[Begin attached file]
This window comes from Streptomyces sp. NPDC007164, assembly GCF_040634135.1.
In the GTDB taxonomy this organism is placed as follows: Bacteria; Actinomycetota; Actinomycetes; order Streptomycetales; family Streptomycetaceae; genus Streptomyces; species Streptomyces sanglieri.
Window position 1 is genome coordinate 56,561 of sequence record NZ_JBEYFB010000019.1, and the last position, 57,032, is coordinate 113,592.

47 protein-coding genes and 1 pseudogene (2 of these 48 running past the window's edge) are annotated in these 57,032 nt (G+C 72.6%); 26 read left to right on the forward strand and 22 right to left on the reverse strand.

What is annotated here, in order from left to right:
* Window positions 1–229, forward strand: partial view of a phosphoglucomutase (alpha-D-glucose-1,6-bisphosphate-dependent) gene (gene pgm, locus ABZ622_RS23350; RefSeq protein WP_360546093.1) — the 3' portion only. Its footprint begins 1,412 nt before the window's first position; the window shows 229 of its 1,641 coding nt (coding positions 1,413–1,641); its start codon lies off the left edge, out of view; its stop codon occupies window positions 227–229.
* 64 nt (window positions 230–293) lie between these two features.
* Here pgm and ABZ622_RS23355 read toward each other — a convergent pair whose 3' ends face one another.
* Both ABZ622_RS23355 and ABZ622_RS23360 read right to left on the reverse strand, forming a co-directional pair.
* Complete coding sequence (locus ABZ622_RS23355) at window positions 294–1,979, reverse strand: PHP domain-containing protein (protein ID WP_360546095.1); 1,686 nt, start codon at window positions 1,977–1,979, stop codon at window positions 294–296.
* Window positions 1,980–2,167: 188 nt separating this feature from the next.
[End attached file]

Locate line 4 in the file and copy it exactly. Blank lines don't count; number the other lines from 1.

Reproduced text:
47 protein-coding genes and 1 pseudogene (2 of these 48 running past the window's edge) are annotated in these 57,032 nt (G+C 72.6%); 26 read left to right on the forward strand and 22 right to left on the reverse strand.